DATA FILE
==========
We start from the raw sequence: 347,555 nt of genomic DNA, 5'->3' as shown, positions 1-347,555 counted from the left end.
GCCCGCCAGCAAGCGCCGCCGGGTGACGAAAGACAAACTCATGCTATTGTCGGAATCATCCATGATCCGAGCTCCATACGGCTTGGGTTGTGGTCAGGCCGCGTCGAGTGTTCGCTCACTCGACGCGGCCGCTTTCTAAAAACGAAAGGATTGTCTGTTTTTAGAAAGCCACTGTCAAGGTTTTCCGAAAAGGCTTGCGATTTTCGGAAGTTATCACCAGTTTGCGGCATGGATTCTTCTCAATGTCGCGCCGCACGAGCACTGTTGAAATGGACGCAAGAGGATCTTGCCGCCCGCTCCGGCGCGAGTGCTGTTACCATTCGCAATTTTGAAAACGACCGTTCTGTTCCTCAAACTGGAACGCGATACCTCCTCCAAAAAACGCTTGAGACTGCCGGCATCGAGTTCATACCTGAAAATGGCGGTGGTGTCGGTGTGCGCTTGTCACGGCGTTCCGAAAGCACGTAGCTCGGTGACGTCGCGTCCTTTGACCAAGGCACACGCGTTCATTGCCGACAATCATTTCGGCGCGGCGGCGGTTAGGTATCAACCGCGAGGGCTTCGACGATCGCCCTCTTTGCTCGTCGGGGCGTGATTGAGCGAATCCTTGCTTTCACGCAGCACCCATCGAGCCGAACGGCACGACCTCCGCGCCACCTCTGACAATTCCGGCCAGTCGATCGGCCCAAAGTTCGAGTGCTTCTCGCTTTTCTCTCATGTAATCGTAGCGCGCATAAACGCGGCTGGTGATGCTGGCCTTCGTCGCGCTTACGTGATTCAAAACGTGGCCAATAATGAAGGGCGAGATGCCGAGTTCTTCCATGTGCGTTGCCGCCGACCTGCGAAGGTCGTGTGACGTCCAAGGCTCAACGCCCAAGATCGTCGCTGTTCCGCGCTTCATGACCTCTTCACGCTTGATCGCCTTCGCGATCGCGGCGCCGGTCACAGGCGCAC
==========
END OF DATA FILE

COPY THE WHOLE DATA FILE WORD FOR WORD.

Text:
We start from the raw sequence: 347,555 nt of genomic DNA, 5'->3' as shown, positions 1-347,555 counted from the left end.
GCCCGCCAGCAAGCGCCGCCGGGTGACGAAAGACAAACTCATGCTATTGTCGGAATCATCCATGATCCGAGCTCCATACGGCTTGGGTTGTGGTCAGGCCGCGTCGAGTGTTCGCTCACTCGACGCGGCCGCTTTCTAAAAACGAAAGGATTGTCTGTTTTTAGAAAGCCACTGTCAAGGTTTTCCGAAAAGGCTTGCGATTTTCGGAAGTTATCACCAGTTTGCGGCATGGATTCTTCTCAATGTCGCGCCGCACGAGCACTGTTGAAATGGACGCAAGAGGATCTTGCCGCCCGCTCCGGCGCGAGTGCTGTTACCATTCGCAATTTTGAAAACGACCGTTCTGTTCCTCAAACTGGAACGCGATACCTCCTCCAAAAAACGCTTGAGACTGCCGGCATCGAGTTCATACCTGAAAATGGCGGTGGTGTCGGTGTGCGCTTGTCACGGCGTTCCGAAAGCACGTAGCTCGGTGACGTCGCGTCCTTTGACCAAGGCACACGCGTTCATTGCCGACAATCATTTCGGCGCGGCGGCGGTTAGGTATCAACCGCGAGGGCTTCGACGATCGCCCTCTTTGCTCGTCGGGGCGTGATTGAGCGAATCCTTGCTTTCACGCAGCACCCATCGAGCCGAACGGCACGACCTCCGCGCCACCTCTGACAATTCCGGCCAGTCGATCGGCCCAAAGTTCGAGTGCTTCTCGCTTTTCTCTCATGTAATCGTAGCGCGCATAAACGCGGCTGGTGATGCTGGCCTTCGTCGCGCTTACGTGATTCAAAACGTGGCCAATAATGAAGGGCGAGATGCCGAGTTCTTCCATGTGCGTTGCCGCCGACCTGCGAAGGTCGTGTGACGTCCAAGGCTCAACGCCCAAGATCGTCGCTGTTCCGCGCTTCATGACCTCTTCACGCTTGATCGCCTTCGCGATCGCGGCGCCGGTCACAGGCGCAC